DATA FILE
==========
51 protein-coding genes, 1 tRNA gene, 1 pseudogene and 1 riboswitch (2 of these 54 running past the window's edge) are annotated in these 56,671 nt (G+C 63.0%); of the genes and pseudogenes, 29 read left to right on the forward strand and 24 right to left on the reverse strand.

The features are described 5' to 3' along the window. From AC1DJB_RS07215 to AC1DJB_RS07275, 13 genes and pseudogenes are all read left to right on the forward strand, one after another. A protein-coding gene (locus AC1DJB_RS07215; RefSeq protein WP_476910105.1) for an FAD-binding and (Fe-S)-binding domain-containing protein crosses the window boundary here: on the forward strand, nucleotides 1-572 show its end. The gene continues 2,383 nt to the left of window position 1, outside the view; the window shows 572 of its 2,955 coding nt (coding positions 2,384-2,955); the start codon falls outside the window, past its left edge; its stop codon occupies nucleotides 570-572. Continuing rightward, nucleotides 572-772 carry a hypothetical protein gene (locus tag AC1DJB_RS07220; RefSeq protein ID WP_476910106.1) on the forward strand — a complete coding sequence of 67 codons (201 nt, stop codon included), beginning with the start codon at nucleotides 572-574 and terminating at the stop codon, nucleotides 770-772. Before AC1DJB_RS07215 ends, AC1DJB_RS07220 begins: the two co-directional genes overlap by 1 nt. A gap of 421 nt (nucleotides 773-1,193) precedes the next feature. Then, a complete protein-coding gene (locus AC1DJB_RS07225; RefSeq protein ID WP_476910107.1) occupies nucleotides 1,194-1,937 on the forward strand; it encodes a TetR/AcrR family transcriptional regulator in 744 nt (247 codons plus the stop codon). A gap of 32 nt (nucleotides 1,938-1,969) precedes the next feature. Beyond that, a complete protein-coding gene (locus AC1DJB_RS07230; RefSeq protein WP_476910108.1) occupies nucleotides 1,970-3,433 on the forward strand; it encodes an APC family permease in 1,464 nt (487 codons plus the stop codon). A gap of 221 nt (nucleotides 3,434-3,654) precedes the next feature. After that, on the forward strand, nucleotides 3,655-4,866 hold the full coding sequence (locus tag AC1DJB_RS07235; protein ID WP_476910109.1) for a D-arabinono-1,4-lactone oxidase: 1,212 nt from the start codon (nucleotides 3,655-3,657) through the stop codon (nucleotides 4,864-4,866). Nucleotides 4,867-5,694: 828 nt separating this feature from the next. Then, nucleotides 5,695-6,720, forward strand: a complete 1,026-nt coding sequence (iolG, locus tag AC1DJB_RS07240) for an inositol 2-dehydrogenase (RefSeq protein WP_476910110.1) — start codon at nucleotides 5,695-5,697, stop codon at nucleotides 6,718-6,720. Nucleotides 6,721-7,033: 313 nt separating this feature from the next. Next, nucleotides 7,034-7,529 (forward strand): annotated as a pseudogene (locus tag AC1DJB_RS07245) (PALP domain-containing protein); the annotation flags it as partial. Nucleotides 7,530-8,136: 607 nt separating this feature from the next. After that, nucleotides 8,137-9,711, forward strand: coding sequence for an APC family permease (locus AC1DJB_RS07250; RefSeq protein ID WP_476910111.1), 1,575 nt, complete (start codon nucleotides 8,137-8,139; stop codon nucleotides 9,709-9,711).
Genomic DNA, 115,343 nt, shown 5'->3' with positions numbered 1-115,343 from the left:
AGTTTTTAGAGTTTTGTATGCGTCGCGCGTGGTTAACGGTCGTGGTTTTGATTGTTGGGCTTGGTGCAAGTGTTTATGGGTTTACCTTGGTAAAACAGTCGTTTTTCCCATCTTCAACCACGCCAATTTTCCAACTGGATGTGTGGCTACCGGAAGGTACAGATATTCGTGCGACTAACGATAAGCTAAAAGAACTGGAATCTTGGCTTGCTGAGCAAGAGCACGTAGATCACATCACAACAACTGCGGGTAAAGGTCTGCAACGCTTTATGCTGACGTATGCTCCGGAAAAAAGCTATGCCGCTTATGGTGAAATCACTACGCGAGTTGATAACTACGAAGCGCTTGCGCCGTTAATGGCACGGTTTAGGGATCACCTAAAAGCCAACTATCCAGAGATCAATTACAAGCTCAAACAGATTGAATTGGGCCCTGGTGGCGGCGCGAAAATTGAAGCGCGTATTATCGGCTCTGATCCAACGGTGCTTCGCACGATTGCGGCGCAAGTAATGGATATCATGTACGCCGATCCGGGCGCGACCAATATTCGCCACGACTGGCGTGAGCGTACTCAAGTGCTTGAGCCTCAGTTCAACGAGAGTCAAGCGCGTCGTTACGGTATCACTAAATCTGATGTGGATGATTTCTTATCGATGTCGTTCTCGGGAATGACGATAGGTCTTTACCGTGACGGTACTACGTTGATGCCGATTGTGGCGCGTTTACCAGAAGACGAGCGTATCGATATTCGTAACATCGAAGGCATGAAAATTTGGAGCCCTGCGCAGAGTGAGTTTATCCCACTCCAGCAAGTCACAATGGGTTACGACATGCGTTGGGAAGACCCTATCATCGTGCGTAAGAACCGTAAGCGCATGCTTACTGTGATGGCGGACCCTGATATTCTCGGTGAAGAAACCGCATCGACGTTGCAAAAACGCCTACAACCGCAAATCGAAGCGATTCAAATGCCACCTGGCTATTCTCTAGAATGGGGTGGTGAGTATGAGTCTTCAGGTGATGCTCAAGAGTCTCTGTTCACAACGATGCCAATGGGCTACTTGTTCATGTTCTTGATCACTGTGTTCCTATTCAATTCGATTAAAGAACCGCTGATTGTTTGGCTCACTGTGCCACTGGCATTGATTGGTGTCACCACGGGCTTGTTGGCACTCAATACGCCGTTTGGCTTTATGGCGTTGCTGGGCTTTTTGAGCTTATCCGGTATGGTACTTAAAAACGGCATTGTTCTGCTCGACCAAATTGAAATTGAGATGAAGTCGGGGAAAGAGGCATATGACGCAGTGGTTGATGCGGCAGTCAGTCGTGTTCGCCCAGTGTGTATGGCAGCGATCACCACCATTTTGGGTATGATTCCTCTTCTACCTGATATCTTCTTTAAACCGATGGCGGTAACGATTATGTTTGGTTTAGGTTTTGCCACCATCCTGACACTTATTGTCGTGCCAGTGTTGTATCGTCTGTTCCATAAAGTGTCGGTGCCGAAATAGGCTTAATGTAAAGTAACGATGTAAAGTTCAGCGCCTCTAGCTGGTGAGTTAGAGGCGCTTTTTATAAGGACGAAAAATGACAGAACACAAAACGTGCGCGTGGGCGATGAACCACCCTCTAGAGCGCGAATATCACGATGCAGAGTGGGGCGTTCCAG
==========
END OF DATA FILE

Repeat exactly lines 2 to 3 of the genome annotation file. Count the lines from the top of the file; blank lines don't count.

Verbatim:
The features are described 5' to 3' along the window. From AC1DJB_RS07215 to AC1DJB_RS07275, 13 genes and pseudogenes are all read left to right on the forward strand, one after another. A protein-coding gene (locus AC1DJB_RS07215; RefSeq protein WP_476910105.1) for an FAD-binding and (Fe-S)-binding domain-containing protein crosses the window boundary here: on the forward strand, nucleotides 1-572 show its end. The gene continues 2,383 nt to the left of window position 1, outside the view; the window shows 572 of its 2,955 coding nt (coding positions 2,384-2,955); the start codon falls outside the window, past its left edge; its stop codon occupies nucleotides 570-572. Continuing rightward, nucleotides 572-772 carry a hypothetical protein gene (locus tag AC1DJB_RS07220; RefSeq protein ID WP_476910106.1) on the forward strand — a complete coding sequence of 67 codons (201 nt, stop codon included), beginning with the start codon at nucleotides 572-574 and terminating at the stop codon, nucleotides 770-772. Before AC1DJB_RS07215 ends, AC1DJB_RS07220 begins: the two co-directional genes overlap by 1 nt. A gap of 421 nt (nucleotides 773-1,193) precedes the next feature. Then, a complete protein-coding gene (locus AC1DJB_RS07225; RefSeq protein ID WP_476910107.1) occupies nucleotides 1,194-1,937 on the forward strand; it encodes a TetR/AcrR family transcriptional regulator in 744 nt (247 codons plus the stop codon). A gap of 32 nt (nucleotides 1,938-1,969) precedes the next feature. Beyond that, a complete protein-coding gene (locus AC1DJB_RS07230; RefSeq protein WP_476910108.1) occupies nucleotides 1,970-3,433 on the forward strand; it encodes an APC family permease in 1,464 nt (487 codons plus the stop codon). A gap of 221 nt (nucleotides 3,434-3,654) precedes the next feature. After that, on the forward strand, nucleotides 3,655-4,866 hold the full coding sequence (locus tag AC1DJB_RS07235; protein ID WP_476910109.1) for a D-arabinono-1,4-lactone oxidase: 1,212 nt from the start codon (nucleotides 3,655-3,657) through the stop codon (nucleotides 4,864-4,866). Nucleotides 4,867-5,694: 828 nt separating this feature from the next. Then, nucleotides 5,695-6,720, forward strand: a complete 1,026-nt coding sequence (iolG, locus tag AC1DJB_RS07240) for an inositol 2-dehydrogenase (RefSeq protein WP_476910110.1) — start codon at nucleotides 5,695-5,697, stop codon at nucleotides 6,718-6,720. Nucleotides 6,721-7,033: 313 nt separating this feature from the next. Next, nucleotides 7,034-7,529 (forward strand): annotated as a pseudogene (locus tag AC1DJB_RS07245) (PALP domain-containing protein); the annotation flags it as partial. Nucleotides 7,530-8,136: 607 nt separating this feature from the next. After that, nucleotides 8,137-9,711, forward strand: coding sequence for an APC family permease (locus AC1DJB_RS07250; RefSeq protein ID WP_476910111.1), 1,575 nt, complete (start codon nucleotides 8,137-8,139; stop codon nucleotides 9,709-9,711).
Genomic DNA, 115,343 nt, shown 5'->3' with positions numbered 1-115,343 from the left: